(Bloomberg) -- European Central Bank Governing Council member Pablo Hernandez de Cos said it’s too soon to discuss when to lower borrowing costs — even if they may now be high enough to return inflation to the 2% goal.
How long interest rates will have to stay sufficiently restrictive “is a very difficult question and can’t be answered in advance,” the Spanish central bank governor said in an interview with Boersen-Zeitung published Friday.
“It depends on whether or not inflation and growth develop in line with their projected paths,” he said. “But it is certainly too early to talk about rate cuts at the moment.”
ECB officials have offered different views on whether last week’s hike in the deposit rate to 4% was the last in the current tightening cycle. While Greece’s Yannis Stournaras said Thursday that the central bank’s next move will probably be a cut, Bundesbank President Joachim Nagel said it’s too early to tell if another increase is necessary.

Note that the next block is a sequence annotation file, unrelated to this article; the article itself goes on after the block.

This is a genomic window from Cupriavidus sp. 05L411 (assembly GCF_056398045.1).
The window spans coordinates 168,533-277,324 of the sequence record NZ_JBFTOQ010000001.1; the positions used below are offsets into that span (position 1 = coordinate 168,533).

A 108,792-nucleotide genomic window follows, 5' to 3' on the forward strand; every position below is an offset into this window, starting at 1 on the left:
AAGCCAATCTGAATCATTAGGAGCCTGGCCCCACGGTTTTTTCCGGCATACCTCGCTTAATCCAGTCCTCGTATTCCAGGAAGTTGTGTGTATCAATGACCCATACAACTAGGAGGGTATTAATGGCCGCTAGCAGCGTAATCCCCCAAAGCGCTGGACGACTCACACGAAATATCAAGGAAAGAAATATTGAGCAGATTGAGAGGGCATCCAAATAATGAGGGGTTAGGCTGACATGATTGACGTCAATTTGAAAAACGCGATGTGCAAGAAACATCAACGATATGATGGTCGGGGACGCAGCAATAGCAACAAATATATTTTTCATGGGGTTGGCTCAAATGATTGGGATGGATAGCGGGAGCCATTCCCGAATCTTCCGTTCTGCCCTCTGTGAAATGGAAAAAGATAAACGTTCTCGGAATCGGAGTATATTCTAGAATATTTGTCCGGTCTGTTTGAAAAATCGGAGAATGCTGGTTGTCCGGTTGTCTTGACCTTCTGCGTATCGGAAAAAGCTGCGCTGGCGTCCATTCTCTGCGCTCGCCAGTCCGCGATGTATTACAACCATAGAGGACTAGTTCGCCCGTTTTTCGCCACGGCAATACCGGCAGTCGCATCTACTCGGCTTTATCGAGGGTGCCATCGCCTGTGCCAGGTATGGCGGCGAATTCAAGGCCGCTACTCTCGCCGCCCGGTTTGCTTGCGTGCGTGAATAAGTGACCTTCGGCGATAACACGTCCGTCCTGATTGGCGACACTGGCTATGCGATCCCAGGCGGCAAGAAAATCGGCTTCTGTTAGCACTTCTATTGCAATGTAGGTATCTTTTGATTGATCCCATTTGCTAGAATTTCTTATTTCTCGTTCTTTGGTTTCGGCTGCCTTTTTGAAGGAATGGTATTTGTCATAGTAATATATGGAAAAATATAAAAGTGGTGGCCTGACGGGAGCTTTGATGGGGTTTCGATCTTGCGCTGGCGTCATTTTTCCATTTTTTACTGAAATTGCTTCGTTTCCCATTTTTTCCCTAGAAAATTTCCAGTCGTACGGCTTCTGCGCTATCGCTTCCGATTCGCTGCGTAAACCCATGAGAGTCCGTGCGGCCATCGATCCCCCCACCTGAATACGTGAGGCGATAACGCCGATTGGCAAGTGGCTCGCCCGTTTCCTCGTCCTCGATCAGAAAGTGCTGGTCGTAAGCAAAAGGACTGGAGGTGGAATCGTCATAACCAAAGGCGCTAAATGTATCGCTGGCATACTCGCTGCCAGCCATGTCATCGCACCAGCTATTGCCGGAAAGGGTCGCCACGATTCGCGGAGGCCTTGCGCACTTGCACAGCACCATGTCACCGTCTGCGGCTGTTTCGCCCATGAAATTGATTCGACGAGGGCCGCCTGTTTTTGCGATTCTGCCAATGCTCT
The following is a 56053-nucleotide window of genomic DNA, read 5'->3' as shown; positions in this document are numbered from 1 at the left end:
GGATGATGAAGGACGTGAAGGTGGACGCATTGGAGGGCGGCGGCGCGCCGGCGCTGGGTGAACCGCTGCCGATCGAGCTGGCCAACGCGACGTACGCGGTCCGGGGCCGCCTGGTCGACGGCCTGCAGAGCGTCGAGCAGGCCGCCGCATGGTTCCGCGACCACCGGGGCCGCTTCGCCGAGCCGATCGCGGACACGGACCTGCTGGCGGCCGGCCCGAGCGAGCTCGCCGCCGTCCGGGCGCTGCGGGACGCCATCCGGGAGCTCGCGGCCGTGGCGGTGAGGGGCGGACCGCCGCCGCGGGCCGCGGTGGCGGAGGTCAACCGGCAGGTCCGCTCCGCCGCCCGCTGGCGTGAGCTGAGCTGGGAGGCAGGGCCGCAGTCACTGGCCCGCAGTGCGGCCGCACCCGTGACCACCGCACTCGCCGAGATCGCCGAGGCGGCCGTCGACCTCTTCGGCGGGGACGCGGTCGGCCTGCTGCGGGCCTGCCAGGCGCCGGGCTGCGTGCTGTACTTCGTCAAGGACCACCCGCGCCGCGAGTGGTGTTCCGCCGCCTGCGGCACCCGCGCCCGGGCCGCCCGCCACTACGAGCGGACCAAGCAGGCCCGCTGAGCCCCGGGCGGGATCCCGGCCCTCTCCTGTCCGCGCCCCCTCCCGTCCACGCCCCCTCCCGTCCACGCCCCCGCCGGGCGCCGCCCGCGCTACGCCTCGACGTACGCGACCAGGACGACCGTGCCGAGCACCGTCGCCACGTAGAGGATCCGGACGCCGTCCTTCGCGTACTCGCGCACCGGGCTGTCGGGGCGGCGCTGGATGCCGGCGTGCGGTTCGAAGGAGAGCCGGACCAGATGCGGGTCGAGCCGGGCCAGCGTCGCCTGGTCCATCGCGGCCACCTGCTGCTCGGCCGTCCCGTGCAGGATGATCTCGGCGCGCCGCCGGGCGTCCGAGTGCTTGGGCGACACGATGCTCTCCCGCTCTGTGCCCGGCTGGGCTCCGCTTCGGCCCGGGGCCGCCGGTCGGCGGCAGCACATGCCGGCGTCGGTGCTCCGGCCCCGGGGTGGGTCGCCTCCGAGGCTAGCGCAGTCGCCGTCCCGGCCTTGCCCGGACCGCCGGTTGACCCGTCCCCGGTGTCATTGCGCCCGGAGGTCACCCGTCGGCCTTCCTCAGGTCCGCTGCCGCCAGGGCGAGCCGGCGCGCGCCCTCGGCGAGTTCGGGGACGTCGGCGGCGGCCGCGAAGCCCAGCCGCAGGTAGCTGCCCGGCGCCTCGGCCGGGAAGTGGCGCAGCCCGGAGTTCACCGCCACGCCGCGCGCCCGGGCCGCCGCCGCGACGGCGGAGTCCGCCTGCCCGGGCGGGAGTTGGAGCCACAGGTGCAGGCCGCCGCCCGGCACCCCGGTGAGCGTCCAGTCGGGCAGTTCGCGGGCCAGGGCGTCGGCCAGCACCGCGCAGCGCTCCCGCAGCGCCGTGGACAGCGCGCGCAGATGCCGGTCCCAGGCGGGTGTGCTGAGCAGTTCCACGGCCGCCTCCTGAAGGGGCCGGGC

“Looking at today’s information, we certainly can’t rule out cuts,” De Cos said. “But I don’t want to and can’t confirm them either. As I said, uncertainty is still very high.”
He stressed that officials will remain data-dependent in plotting their next moves.
“There could be further shocks,” he said. “Our response to them will depend on their origin and scale and on their impact on the inflation outlook.”
The Spanish official also said:
- “We should be very cautious” when it comes to reducing the ECB’s balance sheet
- Active sales of bonds are “not something we’re currently considering or will consider in the future”
- On another potential increase in banks’ minimum reserves: “Further action on this front doesn’t seem obvious to me. In any event, the ongoing review of our operational framework will have to look into this more deeply”
- “Risks to inflation are now balanced. In my view, developments since June have strengthened our confidence that the inflation path will move toward 2% by 2025”
- “The growth outlook has been revised downwards and the risks are on the downside”
- “Underlying inflation is now easing, so we seem to have finally turned the corner”
- “Despite the current high level of uncertainty, GDP and inflation forecast errors have decreased very significantly”
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